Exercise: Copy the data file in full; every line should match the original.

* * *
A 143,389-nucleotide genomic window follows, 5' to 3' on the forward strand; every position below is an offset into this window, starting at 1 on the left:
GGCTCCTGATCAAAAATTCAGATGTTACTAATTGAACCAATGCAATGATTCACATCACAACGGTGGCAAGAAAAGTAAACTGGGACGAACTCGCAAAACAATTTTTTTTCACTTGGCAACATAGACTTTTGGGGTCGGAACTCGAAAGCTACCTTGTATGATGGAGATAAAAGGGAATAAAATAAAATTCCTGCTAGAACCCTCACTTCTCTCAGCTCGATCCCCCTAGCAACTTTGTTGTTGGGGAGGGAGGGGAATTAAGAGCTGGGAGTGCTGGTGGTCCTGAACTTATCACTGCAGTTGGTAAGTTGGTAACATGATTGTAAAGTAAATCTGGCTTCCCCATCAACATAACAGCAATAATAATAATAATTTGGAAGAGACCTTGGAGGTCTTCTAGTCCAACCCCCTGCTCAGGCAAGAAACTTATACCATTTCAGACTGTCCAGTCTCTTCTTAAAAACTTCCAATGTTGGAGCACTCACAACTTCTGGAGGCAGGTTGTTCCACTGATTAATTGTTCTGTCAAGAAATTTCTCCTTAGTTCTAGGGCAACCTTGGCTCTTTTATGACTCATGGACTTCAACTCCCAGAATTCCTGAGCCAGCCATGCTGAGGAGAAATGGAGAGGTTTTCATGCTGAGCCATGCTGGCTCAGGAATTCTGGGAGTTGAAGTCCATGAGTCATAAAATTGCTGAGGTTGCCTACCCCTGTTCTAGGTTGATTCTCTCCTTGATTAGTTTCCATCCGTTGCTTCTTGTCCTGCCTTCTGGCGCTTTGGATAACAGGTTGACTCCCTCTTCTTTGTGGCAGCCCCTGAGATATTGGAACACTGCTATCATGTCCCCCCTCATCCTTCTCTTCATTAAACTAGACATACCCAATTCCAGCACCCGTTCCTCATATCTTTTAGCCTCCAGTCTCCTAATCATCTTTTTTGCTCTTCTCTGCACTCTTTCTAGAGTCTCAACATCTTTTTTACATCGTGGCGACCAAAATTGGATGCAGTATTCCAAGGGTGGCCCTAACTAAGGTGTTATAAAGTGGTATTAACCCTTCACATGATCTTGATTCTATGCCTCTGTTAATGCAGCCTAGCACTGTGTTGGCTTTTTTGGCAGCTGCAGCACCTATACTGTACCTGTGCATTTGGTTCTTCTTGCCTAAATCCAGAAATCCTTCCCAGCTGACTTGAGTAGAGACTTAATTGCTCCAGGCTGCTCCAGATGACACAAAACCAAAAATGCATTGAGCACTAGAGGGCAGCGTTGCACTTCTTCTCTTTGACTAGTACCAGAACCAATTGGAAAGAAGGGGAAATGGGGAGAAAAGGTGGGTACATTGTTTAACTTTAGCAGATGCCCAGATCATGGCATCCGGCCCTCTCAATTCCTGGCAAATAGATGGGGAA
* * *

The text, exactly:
A 143,389-nucleotide genomic window follows, 5' to 3' on the forward strand; every position below is an offset into this window, starting at 1 on the left:
GGCTCCTGATCAAAAATTCAGATGTTACTAATTGAACCAATGCAATGATTCACATCACAACGGTGGCAAGAAAAGTAAACTGGGACGAACTCGCAAAACAATTTTTTTTCACTTGGCAACATAGACTTTTGGGGTCGGAACTCGAAAGCTACCTTGTATGATGGAGATAAAAGGGAATAAAATAAAATTCCTGCTAGAACCCTCACTTCTCTCAGCTCGATCCCCCTAGCAACTTTGTTGTTGGGGAGGGAGGGGAATTAAGAGCTGGGAGTGCTGGTGGTCCTGAACTTATCACTGCAGTTGGTAAGTTGGTAACATGATTGTAAAGTAAATCTGGCTTCCCCATCAACATAACAGCAATAATAATAATAATTTGGAAGAGACCTTGGAGGTCTTCTAGTCCAACCCCCTGCTCAGGCAAGAAACTTATACCATTTCAGACTGTCCAGTCTCTTCTTAAAAACTTCCAATGTTGGAGCACTCACAACTTCTGGAGGCAGGTTGTTCCACTGATTAATTGTTCTGTCAAGAAATTTCTCCTTAGTTCTAGGGCAACCTTGGCTCTTTTATGACTCATGGACTTCAACTCCCAGAATTCCTGAGCCAGCCATGCTGAGGAGAAATGGAGAGGTTTTCATGCTGAGCCATGCTGGCTCAGGAATTCTGGGAGTTGAAGTCCATGAGTCATAAAATTGCTGAGGTTGCCTACCCCTGTTCTAGGTTGATTCTCTCCTTGATTAGTTTCCATCCGTTGCTTCTTGTCCTGCCTTCTGGCGCTTTGGATAACAGGTTGACTCCCTCTTCTTTGTGGCAGCCCCTGAGATATTGGAACACTGCTATCATGTCCCCCCTCATCCTTCTCTTCATTAAACTAGACATACCCAATTCCAGCACCCGTTCCTCATATCTTTTAGCCTCCAGTCTCCTAATCATCTTTTTTGCTCTTCTCTGCACTCTTTCTAGAGTCTCAACATCTTTTTTACATCGTGGCGACCAAAATTGGATGCAGTATTCCAAGGGTGGCCCTAACTAAGGTGTTATAAAGTGGTATTAACCCTTCACATGATCTTGATTCTATGCCTCTGTTAATGCAGCCTAGCACTGTGTTGGCTTTTTTGGCAGCTGCAGCACCTATACTGTACCTGTGCATTTGGTTCTTCTTGCCTAAATCCAGAAATCCTTCCCAGCTGACTTGAGTAGAGACTTAATTGCTCCAGGCTGCTCCAGATGACACAAAACCAAAAATGCATTGAGCACTAGAGGGCAGCGTTGCACTTCTTCTCTTTGACTAGTACCAGAACCAATTGGAAAGAAGGGGAAATGGGGAGAAAAGGTGGGTACATTGTTTAACTTTAGCAGATGCCCAGATCATGGCATCCGGCCCTCTCAATTCCTGGCAAATAGATGGGGAA